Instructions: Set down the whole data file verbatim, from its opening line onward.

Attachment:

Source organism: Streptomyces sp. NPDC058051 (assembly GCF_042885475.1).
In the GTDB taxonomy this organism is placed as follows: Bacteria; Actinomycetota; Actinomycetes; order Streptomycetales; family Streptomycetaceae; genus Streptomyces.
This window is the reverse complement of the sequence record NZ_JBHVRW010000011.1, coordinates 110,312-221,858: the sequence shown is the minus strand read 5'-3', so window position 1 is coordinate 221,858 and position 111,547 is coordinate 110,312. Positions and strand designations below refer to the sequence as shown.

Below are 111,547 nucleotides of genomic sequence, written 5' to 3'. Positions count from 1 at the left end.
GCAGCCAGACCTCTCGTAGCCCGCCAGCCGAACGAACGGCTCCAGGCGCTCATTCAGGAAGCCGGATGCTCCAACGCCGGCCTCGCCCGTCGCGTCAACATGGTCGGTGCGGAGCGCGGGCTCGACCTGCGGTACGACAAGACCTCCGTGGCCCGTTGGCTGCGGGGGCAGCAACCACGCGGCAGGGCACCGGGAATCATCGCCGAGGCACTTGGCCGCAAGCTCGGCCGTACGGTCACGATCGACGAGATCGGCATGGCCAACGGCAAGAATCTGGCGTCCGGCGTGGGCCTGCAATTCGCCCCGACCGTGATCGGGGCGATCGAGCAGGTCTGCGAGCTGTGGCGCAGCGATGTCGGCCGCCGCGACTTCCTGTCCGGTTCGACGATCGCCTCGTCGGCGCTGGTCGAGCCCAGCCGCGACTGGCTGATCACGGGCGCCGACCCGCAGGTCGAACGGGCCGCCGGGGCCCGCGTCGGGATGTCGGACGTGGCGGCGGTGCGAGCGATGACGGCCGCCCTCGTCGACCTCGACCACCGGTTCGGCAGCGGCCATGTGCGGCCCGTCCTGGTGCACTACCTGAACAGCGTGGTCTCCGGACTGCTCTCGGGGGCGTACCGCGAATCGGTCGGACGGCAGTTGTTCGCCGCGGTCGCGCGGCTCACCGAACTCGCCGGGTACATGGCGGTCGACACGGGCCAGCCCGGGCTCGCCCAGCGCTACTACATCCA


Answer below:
Source organism: Streptomyces sp. NPDC058051 (assembly GCF_042885475.1).
In the GTDB taxonomy this organism is placed as follows: Bacteria; Actinomycetota; Actinomycetes; order Streptomycetales; family Streptomycetaceae; genus Streptomyces.
This window is the reverse complement of the sequence record NZ_JBHVRW010000011.1, coordinates 110,312-221,858: the sequence shown is the minus strand read 5'-3', so window position 1 is coordinate 221,858 and position 111,547 is coordinate 110,312. Positions and strand designations below refer to the sequence as shown.

Below are 111,547 nucleotides of genomic sequence, written 5' to 3'. Positions count from 1 at the left end.
GCAGCCAGACCTCTCGTAGCCCGCCAGCCGAACGAACGGCTCCAGGCGCTCATTCAGGAAGCCGGATGCTCCAACGCCGGCCTCGCCCGTCGCGTCAACATGGTCGGTGCGGAGCGCGGGCTCGACCTGCGGTACGACAAGACCTCCGTGGCCCGTTGGCTGCGGGGGCAGCAACCACGCGGCAGGGCACCGGGAATCATCGCCGAGGCACTTGGCCGCAAGCTCGGCCGTACGGTCACGATCGACGAGATCGGCATGGCCAACGGCAAGAATCTGGCGTCCGGCGTGGGCCTGCAATTCGCCCCGACCGTGATCGGGGCGATCGAGCAGGTCTGCGAGCTGTGGCGCAGCGATGTCGGCCGCCGCGACTTCCTGTCCGGTTCGACGATCGCCTCGTCGGCGCTGGTCGAGCCCAGCCGCGACTGGCTGATCACGGGCGCCGACCCGCAGGTCGAACGGGCCGCCGGGGCCCGCGTCGGGATGTCGGACGTGGCGGCGGTGCGAGCGATGACGGCCGCCCTCGTCGACCTCGACCACCGGTTCGGCAGCGGCCATGTGCGGCCCGTCCTGGTGCACTACCTGAACAGCGTGGTCTCCGGACTGCTCTCGGGGGCGTACCGCGAATCGGTCGGACGGCAGTTGTTCGCCGCGGTCGCGCGGCTCACCGAACTCGCCGGGTACATGGCGGTCGACACGGGCCAGCCCGGGCTCGCCCAGCGCTACTACATCCA